Opinion: Using and Abusing Online Gaming

The difficulty of finding people with mutual interests has stood the test of time, but in a virtual community such as online gaming, someone can immediately find people who share similar interests and preferences. The new technology that emerged in the early 2000s and the introduction of home gaming consoles opened up a market for online users to interact with millions of other people around the world, and thus a new community was born. However, agressive online behavior in the community has given it a reputation for being misogynistic and hostile.

Gaming communities are by no means identical; they are extremely multifaceted, reflecting a diverse population and its equally diverse interests. This culture has grown from friends playing “Pac-Man” in an arcade to a global community that is alive 24/7 playing its favorite games and chatting with adversaries. However, what has not changed is the male-dominated gaming culture which excludes those who could threaten it, especially women. Some men perceive the gaming world as a virtual “locker room,” and when women participate, it threatens the “not PC” discourse they enjoy. From this pervasive misogyny in how women are treated and portrayed in gaming circles to the macho aggression that many gamers expel, gaming communities have progressively become hostile outlets for hatred.

However, what has not changed is the male-dominated gaming culture which excludes those who could threaten it, especially women.

The casual sexism in gaming culture exists in many forms and has been present since at least the 1990s with the advent of “Lara Croft: Tomb Raider” and her cartoonish levels of objectification. In order to increase sales, game creators increased her sex appeal. Even today, the women portrayed in video games are still very sexualized and assume secondary roles with very few made the protagonist. The advertising toward the straight male’s gaze decreases the appeal of playing such games for some women, contributing to the the smaller proportion of women present in gaming circles. This compounds with the amount of sexual harassment and abuse that women are subjected to on online gaming threads. Those who spew misogynistic and sexist comments are called “griefers,” who target women and create a very unhealthy environment for them. Even though these female gamers might have the same wants and interests when gaming online, they can therefore be compelled to choose a male avatar to avoid this unwarranted harassment. The lack of targeted advertising to women, in addition to rape jokes and other toxic and sexist language, cause women to avoid such a type of escapism and to pursue other forms of similar leisure.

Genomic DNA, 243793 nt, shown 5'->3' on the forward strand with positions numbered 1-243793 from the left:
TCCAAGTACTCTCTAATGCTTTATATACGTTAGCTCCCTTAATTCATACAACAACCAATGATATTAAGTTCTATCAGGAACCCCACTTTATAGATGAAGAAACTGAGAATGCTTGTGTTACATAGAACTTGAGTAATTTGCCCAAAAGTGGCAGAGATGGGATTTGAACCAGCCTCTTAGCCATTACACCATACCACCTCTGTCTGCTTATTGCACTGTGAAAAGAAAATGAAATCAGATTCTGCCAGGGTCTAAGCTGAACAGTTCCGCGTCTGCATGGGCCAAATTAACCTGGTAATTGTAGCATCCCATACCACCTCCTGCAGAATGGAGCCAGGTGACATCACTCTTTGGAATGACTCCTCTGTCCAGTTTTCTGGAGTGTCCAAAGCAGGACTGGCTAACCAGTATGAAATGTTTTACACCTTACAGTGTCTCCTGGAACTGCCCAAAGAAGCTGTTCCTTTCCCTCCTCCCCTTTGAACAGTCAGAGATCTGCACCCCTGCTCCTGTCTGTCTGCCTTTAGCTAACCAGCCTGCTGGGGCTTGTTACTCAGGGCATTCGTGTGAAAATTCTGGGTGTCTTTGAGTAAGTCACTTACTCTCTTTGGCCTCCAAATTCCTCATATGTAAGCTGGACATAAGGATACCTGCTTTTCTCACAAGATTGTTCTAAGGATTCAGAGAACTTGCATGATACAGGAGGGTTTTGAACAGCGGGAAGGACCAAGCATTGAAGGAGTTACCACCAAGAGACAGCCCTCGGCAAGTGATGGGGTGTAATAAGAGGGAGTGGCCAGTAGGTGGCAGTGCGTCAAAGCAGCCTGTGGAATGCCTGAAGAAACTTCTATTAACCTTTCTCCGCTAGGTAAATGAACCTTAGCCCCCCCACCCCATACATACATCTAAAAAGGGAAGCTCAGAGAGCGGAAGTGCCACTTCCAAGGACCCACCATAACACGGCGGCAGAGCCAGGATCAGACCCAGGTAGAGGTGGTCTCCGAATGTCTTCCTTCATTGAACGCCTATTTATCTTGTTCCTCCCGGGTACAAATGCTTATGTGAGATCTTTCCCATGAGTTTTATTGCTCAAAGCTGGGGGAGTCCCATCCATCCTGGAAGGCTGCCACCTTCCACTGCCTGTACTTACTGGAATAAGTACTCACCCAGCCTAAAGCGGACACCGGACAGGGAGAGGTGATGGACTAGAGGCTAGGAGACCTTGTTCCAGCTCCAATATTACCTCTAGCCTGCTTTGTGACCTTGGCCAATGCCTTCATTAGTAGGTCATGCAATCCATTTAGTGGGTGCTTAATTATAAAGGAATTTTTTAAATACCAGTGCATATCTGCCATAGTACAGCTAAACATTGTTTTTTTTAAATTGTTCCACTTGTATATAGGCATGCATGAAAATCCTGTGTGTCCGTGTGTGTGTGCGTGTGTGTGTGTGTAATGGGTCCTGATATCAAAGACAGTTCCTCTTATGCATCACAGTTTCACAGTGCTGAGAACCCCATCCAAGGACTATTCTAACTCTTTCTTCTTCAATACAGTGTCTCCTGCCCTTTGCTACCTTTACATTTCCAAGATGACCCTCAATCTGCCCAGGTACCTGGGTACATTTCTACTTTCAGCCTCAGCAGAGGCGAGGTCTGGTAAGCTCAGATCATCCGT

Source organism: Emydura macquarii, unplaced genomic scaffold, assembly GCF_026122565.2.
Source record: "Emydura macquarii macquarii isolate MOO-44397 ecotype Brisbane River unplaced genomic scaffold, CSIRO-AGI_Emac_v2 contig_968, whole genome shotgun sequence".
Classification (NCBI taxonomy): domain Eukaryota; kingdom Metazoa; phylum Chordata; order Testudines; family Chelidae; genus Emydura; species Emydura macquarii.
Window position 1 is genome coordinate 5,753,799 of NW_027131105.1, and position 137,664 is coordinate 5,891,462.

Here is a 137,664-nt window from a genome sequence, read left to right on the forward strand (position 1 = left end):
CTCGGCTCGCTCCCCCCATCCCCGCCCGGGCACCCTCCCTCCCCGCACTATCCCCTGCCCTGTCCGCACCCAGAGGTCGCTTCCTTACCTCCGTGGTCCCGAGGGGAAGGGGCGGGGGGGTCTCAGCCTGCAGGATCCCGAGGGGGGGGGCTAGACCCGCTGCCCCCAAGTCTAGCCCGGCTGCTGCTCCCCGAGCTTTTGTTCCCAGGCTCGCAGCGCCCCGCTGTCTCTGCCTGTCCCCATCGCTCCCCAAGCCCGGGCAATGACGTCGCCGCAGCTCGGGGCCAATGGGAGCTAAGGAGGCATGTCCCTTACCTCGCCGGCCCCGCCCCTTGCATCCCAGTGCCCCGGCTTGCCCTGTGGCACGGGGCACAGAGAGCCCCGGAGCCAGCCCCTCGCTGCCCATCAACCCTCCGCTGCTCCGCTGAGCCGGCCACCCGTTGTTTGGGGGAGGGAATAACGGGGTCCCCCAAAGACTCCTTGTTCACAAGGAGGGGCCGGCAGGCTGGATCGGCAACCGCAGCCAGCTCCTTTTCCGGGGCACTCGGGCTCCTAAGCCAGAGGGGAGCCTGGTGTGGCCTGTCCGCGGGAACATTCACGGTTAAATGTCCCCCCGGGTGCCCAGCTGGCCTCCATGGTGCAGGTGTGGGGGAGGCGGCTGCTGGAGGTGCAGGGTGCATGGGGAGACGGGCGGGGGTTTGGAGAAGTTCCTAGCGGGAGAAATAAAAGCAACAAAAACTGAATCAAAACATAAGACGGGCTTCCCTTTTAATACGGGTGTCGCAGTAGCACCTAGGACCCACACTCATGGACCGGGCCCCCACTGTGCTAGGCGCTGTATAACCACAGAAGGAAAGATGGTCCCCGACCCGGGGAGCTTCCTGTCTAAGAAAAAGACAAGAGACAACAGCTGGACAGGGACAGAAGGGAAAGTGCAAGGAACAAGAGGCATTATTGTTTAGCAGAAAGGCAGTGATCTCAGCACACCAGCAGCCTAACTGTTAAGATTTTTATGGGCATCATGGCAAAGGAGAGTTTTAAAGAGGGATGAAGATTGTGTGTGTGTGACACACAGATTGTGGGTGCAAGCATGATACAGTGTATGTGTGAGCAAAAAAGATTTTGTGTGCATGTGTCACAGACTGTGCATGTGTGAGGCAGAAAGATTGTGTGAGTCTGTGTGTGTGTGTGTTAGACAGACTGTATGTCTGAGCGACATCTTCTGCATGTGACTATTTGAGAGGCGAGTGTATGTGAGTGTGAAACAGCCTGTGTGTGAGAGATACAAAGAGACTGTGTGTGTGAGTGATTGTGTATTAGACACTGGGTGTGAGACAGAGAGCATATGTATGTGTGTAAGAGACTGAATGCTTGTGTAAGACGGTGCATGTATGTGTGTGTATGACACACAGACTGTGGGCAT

Aggression and harassment online can take the form of homophobic, racist, as well as sexist remarks. Given this fact, how could gaming be a positive form of stress relief, when the participants are displaying this aggressive and hostile behavior? “Raging” is a consistent phenomena across most types of gaming communities, but depending on the different communities, the types of raging can vary as well. Research has suggested, that the players are not inherently aggressive nor does the imagery of a game lead to hostility, but rather the lack of mastery causes the player frustration. Isolation can influence how a player rages, and guarded by an online name which masks one’s true identity, can lead to hate. If a gamer is continuously beaten by their opponent it opens the door for antagonism and thus harassment.

Therefore, the gaming culture is portrayed and seen by others as an inherently aggressive and hostile and has instigated many scientific studies to ascertain whether there is a link between this gaming behavior and aggressive behavior found in criminals. These studies consistently found that feelings of failure and incompetence, not the violent content in video games, foster aggression. Their level of hostility when playing “Angry Birds” and “World of Warcraft” are the same. Therefore, gaming is not the cause of aggression,  just like any other type of community, there will be people who express their frustration in different ways. If there is a medium that monitors this negativity, then it would only increase the number of users and become a positive source of interaction.

Online gaming is a shared experience that doesn’t have to occur only online. There are numerous conferences and forums that bring different gamer communities together to create a diverse culture. Gaming communities could be a potential source of empowerment, if they become more inclusive and accepting of women, in addition to limiting the amount of hate expelled online.